Swigtershof Amsterdam, SOLD

A ticket to heaven

Amidst the gables along the Amstel River, a richly adorned gate gives access to Swigters Almshouse. The gate is adorned with a sculpted tympanum, which shows a giving and a receiving hand with an explanatory text. In Latin it reads: ‘Blissful is he, who is gentle towards the miserable. The Lord will set him free on Judgment Day.’

These words underline the intentions of the founder of the almshouse, Isaak Swigters (?-1750), a book and map seller. As a faithful Roman Catholic, he was convinced that God would show him mercy in return for his good deeds. Swigters hoped that founding an almshouse would result in eternal life in heaven. In 1744 the four Lord Mayors of Amsterdam granted him permission to build houses destined for ‘thirty-five or -six old, needy women of the Roman-Catholic Faith’. They allowed him to close off the existing public alley with a gate, which had to be at least four feet wide and eight feet high. The mason Pieter Pantel (1702-1747) made the gate of sandstone executed in the rococo style, which had been recently introduced in Amsterdam. Pantel belonged to a Catholic family of masons. He must have taken great pride in his work: on the back of the gate he left his signature in the most prominent way.

When Swigters died, his house at the ‘Beam in the Eye-alley’ was added to the almshouse. In 1751 the administrators received permission to build a chapel to replace the house, in accordance with Swigters’ last wish. The elderly women needed a chapel of their own, as they were not able to walk to the regular Catholic Church. The aim was to allow them to receive edifying words and religious education close to home.

A complete chapel was made within the circumference of the former house and was the same simple architecture as the almshouses where the elderly women lived. The façade with its sash windows has fine brickwork, but it represents in no way the beauty and the richness of the interior.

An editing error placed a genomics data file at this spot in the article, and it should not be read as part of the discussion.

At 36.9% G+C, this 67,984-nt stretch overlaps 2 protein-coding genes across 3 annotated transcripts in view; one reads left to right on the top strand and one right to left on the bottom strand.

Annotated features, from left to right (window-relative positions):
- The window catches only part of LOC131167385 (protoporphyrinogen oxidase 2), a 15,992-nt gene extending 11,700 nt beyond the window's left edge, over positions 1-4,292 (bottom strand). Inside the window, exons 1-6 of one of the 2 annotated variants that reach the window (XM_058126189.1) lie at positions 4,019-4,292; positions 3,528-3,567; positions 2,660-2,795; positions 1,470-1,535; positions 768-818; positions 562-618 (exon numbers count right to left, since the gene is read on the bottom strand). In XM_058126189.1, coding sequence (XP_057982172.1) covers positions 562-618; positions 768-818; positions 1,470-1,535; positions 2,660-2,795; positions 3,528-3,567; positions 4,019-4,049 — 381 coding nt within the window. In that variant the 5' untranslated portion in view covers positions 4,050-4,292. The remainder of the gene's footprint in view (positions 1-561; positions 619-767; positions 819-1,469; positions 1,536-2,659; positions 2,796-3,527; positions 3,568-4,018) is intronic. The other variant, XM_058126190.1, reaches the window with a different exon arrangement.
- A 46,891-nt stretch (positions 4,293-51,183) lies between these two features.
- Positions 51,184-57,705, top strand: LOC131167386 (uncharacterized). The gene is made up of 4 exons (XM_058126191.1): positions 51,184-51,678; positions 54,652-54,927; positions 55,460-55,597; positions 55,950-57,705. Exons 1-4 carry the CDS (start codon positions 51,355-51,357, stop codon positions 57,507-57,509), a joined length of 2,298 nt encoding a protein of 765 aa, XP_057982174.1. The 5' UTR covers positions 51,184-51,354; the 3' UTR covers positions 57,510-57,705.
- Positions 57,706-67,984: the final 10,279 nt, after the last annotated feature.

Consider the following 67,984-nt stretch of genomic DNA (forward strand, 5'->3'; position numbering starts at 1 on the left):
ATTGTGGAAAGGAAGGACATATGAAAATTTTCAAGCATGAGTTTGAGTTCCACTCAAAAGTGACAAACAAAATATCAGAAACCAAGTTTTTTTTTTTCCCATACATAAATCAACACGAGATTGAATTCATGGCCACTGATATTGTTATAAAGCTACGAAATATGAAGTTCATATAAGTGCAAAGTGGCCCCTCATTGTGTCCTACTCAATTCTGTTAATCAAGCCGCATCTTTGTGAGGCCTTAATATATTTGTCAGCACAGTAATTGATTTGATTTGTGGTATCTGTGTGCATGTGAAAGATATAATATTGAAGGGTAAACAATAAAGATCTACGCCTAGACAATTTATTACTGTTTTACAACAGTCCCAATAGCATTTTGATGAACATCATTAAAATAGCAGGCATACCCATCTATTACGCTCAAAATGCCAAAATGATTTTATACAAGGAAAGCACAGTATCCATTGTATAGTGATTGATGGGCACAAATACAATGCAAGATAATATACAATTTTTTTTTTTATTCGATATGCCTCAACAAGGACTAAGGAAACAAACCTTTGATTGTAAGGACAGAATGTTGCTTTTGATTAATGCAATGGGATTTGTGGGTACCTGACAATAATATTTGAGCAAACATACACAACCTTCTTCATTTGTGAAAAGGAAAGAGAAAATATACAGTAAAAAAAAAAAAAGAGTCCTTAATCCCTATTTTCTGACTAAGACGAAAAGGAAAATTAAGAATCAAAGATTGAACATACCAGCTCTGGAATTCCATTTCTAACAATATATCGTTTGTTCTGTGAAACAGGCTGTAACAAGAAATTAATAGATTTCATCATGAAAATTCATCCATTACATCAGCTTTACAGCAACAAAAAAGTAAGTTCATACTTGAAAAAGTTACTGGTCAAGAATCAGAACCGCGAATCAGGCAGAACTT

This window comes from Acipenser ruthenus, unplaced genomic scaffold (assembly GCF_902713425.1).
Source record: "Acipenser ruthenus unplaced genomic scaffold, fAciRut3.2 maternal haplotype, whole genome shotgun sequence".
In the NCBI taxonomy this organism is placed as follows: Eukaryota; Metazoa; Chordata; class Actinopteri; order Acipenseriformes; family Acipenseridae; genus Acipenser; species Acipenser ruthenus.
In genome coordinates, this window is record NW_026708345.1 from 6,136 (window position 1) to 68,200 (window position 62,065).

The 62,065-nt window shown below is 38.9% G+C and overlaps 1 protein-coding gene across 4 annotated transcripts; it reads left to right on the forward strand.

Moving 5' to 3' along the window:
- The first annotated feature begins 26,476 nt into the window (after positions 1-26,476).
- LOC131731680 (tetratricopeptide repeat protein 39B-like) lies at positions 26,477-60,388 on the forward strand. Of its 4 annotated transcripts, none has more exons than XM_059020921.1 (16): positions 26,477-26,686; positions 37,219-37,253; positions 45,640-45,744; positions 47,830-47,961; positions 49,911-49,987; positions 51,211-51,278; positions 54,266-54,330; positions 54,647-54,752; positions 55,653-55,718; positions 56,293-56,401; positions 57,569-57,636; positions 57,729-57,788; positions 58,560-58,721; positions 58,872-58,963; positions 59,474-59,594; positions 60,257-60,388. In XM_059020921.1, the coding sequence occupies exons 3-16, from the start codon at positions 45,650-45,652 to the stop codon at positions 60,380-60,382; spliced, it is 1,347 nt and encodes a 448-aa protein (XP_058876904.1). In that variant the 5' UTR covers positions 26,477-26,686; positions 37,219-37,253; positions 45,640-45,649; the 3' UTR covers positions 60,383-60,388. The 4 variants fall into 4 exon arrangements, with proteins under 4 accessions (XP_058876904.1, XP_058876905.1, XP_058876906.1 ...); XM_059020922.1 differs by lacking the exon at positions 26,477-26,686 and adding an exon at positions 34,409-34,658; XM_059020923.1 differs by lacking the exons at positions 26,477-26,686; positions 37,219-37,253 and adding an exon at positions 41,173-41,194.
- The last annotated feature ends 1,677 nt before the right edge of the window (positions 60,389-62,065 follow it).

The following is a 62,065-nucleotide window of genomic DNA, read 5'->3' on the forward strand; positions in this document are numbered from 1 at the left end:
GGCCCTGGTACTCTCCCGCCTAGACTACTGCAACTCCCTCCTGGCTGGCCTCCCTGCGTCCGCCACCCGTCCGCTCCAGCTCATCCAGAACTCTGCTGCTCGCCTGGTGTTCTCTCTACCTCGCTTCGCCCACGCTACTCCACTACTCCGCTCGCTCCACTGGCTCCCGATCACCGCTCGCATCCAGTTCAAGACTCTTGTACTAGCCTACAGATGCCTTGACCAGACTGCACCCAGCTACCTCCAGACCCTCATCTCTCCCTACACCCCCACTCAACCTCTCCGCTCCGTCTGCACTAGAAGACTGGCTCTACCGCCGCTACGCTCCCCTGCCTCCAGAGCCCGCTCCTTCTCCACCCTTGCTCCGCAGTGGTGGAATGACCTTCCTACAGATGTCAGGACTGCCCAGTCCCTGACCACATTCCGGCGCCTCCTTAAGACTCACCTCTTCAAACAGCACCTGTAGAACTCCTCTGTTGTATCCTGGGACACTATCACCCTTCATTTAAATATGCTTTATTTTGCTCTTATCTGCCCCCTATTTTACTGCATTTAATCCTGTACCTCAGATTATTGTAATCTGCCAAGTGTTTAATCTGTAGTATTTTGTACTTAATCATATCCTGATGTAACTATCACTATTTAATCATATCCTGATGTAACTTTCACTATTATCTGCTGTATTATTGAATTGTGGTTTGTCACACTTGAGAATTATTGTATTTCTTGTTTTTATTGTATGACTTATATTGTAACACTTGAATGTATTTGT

Within, three galleries surround a central, open space where the old women were seated. Their attention was fully directed towards the monumental altar with its two columns of the Composite order and its crowning entablature. The original marbling of the columns was recently restored. Four cherubs top the entablature; the upper two lift up the red curtain, while the other two show the all-seeing eye to the faithful churchgoers. The cross atop the cosmos indicates the victory of true faith.

Originally, the altarpiece depicted Christ with various torture devices. This painting, which is now kept in the Museum  Ons’ Lieve Heer op Solder (Our Lord in the Attic), served as a reminder to the woman that all mercy came from Christ, who suffered for their sins.

The chapel has a most beautiful stucco ceiling. Along the edges, ribbons bear the words from Psalm 150: ‘Omnis Spiritus Laudet Dominum’ (Let everything praise the Lord). The centrally placed dove in an aureole is a representation of the Holy Spirit. The ornaments and the images represent the Holy Trinity: God the Father, God the Son and the Holy Spirit.

The chapel of Swigters’ almshouse is of an exceptional beauty. The colours were returned to their original state during a 1979 restoration. The deep blue of the plastered ceiling was transformed into a lighter blue, while the blue colour of the galleries became green. The stuccoed program is executed with the greatest care and finesse.

To this day, Stigters’ chapel remains one of the best-preserved Roman Catholic churches of the eighteenth century. It testifies to the Roman Catholic faith in a century in which the Protestants dominated the country. This chapel was to visualize the true Catholic faith.. This heavenly interior, accenting a unique building, is unequaled in Amsterdam..

Author: Dr. Pieter Vlaardingerbroek and photographer Marie-José van den Ende.

Literature

  • Geurt Brinkgreve, ‘De kapel van het Swigters Hofje’, De Lamp, nr. 81/82 (October 1983)
  • Geurt Brinkgreve, ‘De kleuren in de kapel van het Swigters Hofje’, Binnenstad, nr. 197/198 (March 2003)
  • Jan Wagenaar, Amsterdam in zijne opkomst, aanwas, geschiedenissen, voorregten, koophandel, gebouwen, kerkenstaat, schoolen, schutterije, gilden en regeeringe, vol.2, Amsterdam 1765, p. 362